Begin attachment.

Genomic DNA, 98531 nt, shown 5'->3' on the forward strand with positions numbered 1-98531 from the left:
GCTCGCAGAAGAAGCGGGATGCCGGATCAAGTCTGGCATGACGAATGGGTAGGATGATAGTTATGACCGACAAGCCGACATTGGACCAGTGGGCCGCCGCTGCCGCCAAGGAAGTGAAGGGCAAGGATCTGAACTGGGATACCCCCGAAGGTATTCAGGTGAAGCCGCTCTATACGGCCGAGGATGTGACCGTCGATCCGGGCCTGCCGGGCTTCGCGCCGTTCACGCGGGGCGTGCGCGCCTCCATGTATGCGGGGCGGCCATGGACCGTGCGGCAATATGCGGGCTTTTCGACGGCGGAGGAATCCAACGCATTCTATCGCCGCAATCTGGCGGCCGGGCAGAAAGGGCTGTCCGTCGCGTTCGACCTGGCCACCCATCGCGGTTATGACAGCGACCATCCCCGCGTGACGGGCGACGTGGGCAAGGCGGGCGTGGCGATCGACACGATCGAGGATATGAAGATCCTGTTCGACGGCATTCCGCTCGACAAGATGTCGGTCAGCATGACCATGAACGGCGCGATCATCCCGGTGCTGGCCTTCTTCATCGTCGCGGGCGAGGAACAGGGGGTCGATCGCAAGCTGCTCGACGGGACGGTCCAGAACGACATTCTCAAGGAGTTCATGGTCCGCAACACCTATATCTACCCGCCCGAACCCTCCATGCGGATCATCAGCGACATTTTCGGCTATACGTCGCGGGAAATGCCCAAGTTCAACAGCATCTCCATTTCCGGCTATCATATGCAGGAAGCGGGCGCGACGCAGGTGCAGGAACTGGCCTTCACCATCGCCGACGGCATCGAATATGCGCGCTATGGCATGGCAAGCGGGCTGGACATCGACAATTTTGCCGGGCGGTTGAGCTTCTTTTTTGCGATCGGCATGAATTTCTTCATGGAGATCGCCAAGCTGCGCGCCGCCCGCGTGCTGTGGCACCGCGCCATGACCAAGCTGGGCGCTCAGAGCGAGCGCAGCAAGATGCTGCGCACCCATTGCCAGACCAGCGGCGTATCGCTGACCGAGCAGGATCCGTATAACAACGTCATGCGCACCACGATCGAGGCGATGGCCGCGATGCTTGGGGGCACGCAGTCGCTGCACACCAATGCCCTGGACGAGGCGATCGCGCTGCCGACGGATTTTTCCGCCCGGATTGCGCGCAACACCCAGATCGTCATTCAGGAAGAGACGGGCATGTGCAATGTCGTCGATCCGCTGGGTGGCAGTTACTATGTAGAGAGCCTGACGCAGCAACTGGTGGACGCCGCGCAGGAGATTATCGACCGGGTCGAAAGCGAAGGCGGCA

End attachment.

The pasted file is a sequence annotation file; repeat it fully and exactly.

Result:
Genomic DNA, 98531 nt, shown 5'->3' on the forward strand with positions numbered 1-98531 from the left:
GCTCGCAGAAGAAGCGGGATGCCGGATCAAGTCTGGCATGACGAATGGGTAGGATGATAGTTATGACCGACAAGCCGACATTGGACCAGTGGGCCGCCGCTGCCGCCAAGGAAGTGAAGGGCAAGGATCTGAACTGGGATACCCCCGAAGGTATTCAGGTGAAGCCGCTCTATACGGCCGAGGATGTGACCGTCGATCCGGGCCTGCCGGGCTTCGCGCCGTTCACGCGGGGCGTGCGCGCCTCCATGTATGCGGGGCGGCCATGGACCGTGCGGCAATATGCGGGCTTTTCGACGGCGGAGGAATCCAACGCATTCTATCGCCGCAATCTGGCGGCCGGGCAGAAAGGGCTGTCCGTCGCGTTCGACCTGGCCACCCATCGCGGTTATGACAGCGACCATCCCCGCGTGACGGGCGACGTGGGCAAGGCGGGCGTGGCGATCGACACGATCGAGGATATGAAGATCCTGTTCGACGGCATTCCGCTCGACAAGATGTCGGTCAGCATGACCATGAACGGCGCGATCATCCCGGTGCTGGCCTTCTTCATCGTCGCGGGCGAGGAACAGGGGGTCGATCGCAAGCTGCTCGACGGGACGGTCCAGAACGACATTCTCAAGGAGTTCATGGTCCGCAACACCTATATCTACCCGCCCGAACCCTCCATGCGGATCATCAGCGACATTTTCGGCTATACGTCGCGGGAAATGCCCAAGTTCAACAGCATCTCCATTTCCGGCTATCATATGCAGGAAGCGGGCGCGACGCAGGTGCAGGAACTGGCCTTCACCATCGCCGACGGCATCGAATATGCGCGCTATGGCATGGCAAGCGGGCTGGACATCGACAATTTTGCCGGGCGGTTGAGCTTCTTTTTTGCGATCGGCATGAATTTCTTCATGGAGATCGCCAAGCTGCGCGCCGCCCGCGTGCTGTGGCACCGCGCCATGACCAAGCTGGGCGCTCAGAGCGAGCGCAGCAAGATGCTGCGCACCCATTGCCAGACCAGCGGCGTATCGCTGACCGAGCAGGATCCGTATAACAACGTCATGCGCACCACGATCGAGGCGATGGCCGCGATGCTTGGGGGCACGCAGTCGCTGCACACCAATGCCCTGGACGAGGCGATCGCGCTGCCGACGGATTTTTCCGCCCGGATTGCGCGCAACACCCAGATCGTCATTCAGGAAGAGACGGGCATGTGCAATGTCGTCGATCCGCTGGGTGGCAGTTACTATGTAGAGAGCCTGACGCAGCAACTGGTGGACGCCGCGCAGGAGATTATCGACCGGGTCGAAAGCGAAGGCGGCA